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  9. added 2020-01-03
    Can Pragmatists Be Moderate?Alex Worsnip - forthcoming - Philosophy and Phenomenological Research.
    In discussions of whether and how pragmatic considerations can make a difference to what one ought to believe, two sets of cases feature. The first set, which dominates the debate about pragmatic reasons for belief, is exemplified by cases of being financially bribed to believe (or withhold from believing) something. The second set, which dominates the debate about pragmatic encroachment on epistemic justification, is exemplified by cases where acting on a belief rashly risks some disastrous outcome if the belief turns (...)
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  10. added 2019-12-22
    The Ethics of Belief and Beyond: Understanding Mental Normativity.Sebastian Schmidt & Gerhard Ernst - forthcoming - London, UK: Routledge.
    This volume provides a framework for approaching and understanding mental normativity. It presents cutting-edge research on the ethics of belief as well as innovative research beyond the normativity of belief—and towards an ethics of mind. By moving beyond traditional issues of epistemology the contributors discuss the most current ideas revolving around rationality, responsibility, and normativity. -/- The book’s chapters are divided into two main parts. Part I discusses contemporary issues surrounding the normativity of belief. The essays here cover topics such (...)
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  11. added 2019-12-19
    Linking Faith and Trust: Of Contracts and Covenants.Ionut Untea - 2019 - Teoria 39 (1):157-168.
    Trust is so intimately linked with faith that sometimes trust needs faith to unfold in a relationship. I argue that the role of this faith element in trust is to elevate the status of the one in which we trust so as to emphasize the equal dignity of all the participants in the relationship of trust. Against views that focus on a «rational» trust based on an exaggerated emphasis on the capacity of self-trust as a point of departure for the (...)
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  12. added 2019-11-16
    Evidentialism in Action.A. K. Flowerree - 2019 - Philosophical Studies 1 (online first):1-18.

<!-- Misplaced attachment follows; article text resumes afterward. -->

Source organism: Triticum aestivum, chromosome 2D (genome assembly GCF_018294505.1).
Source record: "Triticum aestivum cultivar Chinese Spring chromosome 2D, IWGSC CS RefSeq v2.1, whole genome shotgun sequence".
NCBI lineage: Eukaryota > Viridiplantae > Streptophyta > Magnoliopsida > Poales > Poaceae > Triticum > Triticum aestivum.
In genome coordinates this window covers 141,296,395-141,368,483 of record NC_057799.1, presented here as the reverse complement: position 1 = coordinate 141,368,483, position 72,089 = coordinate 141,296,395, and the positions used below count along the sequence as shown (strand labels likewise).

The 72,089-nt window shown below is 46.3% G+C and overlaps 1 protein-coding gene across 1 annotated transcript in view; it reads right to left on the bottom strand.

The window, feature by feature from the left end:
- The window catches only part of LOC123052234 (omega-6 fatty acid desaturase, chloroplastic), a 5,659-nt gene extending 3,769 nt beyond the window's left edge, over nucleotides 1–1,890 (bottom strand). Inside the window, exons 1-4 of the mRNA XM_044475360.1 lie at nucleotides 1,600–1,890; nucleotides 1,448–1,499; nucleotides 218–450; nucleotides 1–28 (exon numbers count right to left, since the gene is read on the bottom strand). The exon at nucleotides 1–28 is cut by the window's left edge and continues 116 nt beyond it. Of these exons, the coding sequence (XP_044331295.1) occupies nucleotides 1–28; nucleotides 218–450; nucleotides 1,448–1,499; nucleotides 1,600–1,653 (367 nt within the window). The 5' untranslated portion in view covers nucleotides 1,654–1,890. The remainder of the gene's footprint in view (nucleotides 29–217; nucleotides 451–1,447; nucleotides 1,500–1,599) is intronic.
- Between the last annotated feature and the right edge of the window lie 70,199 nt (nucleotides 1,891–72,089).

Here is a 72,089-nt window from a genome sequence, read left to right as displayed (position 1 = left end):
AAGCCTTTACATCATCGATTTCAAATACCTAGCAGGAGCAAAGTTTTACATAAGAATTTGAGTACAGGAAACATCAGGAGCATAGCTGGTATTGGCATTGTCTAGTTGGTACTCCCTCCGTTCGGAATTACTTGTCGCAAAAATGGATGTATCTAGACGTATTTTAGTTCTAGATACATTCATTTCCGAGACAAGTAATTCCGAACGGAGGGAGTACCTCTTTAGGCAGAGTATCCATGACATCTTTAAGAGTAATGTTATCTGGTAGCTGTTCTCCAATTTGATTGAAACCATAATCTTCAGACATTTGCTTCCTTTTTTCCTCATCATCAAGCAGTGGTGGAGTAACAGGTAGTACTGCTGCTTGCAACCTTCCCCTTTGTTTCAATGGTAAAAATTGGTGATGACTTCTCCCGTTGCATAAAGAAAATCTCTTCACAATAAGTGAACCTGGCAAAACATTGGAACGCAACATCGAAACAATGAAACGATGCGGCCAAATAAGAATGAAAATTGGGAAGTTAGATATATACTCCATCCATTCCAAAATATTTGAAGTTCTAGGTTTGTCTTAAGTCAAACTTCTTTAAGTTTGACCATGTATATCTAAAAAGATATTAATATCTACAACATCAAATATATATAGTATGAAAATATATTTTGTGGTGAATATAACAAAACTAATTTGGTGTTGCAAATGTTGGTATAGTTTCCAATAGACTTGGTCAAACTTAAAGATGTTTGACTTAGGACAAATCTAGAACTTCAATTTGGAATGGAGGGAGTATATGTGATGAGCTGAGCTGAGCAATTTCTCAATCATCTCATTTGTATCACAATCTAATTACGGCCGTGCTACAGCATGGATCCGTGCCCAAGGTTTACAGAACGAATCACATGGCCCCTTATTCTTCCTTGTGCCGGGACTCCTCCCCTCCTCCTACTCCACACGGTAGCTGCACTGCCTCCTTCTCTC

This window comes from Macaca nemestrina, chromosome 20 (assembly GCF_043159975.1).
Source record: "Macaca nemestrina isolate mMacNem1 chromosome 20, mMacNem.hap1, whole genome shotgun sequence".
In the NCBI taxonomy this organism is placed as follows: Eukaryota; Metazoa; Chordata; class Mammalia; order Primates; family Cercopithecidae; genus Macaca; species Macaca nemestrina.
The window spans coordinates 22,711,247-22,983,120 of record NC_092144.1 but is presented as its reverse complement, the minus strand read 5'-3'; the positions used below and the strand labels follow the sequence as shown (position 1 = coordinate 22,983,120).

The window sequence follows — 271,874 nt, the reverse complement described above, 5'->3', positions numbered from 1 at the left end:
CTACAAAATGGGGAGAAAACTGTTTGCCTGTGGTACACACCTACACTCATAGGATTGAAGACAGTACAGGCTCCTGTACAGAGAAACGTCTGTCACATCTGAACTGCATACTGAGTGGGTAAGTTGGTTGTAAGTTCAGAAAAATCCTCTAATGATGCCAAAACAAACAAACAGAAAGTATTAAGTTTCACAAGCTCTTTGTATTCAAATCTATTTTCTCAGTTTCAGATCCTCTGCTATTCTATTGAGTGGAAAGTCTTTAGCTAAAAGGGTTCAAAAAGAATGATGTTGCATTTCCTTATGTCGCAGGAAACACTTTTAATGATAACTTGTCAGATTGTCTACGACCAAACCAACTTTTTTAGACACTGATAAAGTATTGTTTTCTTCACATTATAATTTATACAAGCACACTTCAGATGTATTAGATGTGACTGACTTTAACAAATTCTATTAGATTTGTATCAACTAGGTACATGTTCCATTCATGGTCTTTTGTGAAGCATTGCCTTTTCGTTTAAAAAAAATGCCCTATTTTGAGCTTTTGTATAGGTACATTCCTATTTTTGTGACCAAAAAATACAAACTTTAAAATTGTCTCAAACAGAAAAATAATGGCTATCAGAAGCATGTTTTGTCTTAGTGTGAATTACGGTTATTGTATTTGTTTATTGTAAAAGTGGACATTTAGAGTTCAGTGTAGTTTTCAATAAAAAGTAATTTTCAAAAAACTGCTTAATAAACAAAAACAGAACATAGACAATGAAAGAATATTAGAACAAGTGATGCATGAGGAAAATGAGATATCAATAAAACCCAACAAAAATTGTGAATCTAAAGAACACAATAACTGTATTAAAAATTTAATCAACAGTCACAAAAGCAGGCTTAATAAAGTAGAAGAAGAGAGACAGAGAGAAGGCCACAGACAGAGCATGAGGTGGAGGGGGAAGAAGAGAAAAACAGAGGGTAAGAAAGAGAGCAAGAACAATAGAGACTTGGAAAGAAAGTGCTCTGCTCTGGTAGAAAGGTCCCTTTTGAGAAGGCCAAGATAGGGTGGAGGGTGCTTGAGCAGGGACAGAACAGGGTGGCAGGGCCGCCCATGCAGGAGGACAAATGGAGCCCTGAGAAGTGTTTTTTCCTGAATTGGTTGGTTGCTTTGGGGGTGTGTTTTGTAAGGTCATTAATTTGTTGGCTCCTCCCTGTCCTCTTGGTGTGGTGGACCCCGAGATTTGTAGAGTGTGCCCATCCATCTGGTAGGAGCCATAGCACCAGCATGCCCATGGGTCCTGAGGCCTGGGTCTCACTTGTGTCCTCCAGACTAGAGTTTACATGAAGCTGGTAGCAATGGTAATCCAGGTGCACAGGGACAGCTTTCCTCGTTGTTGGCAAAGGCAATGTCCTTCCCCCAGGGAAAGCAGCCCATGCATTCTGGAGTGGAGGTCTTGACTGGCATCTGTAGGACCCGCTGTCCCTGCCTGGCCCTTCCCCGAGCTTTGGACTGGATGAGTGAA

Sometimes it is practically beneficial to believe what is epistemically unwarranted. Philosophers have taken these cases to raise the question are there practical reasons for belief? Evidentialists argue that there cannot be any such reasons. Putative practical reasons for belief are not reasons for belief, but (to use a distinction from Pamela Hieronymi) reasons to manage our beliefs in a particular way. Pragmatists are not convinced. They accept that some (or perhaps all) reasons for belief are practical. The debate, it (...)
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  13. added 2019-11-10
    'Reasonable Steps': Amending Section 273.2 to Reflect the Jurisprudence.Lucinda Ann Vandervort Brettler - 2019 - Criminal Law Quarterly 66 (4):376-387.
    This piece proposes amendments to section 273.2 of the Canadian Criminal Code. Section 273.2, enacted in 1992 and revised in 2018, specifies circumstances in which belief in consent is not a defence to sexual assault. The amendments proposed here are designed to ensure that the wording of this statutory provision properly reflects the significant jurisprudential developments related to mens rea and the communication of voluntary agreement (i.e., affirmative sexual consent) achieved by Canadian judges since the original enactment of section 273.2 (...)
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  14. added 2019-11-10
    The Prejudicial Effects of 'Reasonable Steps' in Analysis of Mens Rea and Sexual Consent: Two Solutions.Lucinda Vandervort - 2018 - Alberta Law Review 55 (4):933-970.
    This article examines the operation of “reasonable steps” as a statutory standard for analysis of the availability of the defence of belief in consent in sexual assault cases and concludes that application of section 273.2(b) of the Criminal Code, as presently worded, often undermines the legal validity and correctness of decisions about whether the accused acted with mens rea, a guilty, blameworthy state of mind. When the conduct of an accused who is alleged to have made a mistake about whether (...)
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  15. added 2019-11-10
    Sexual Assault: Availability of the Defence of Belief in Consent.Lucinda Vandervort - 2005 - Canadian Bar Review 84 (1):89-105.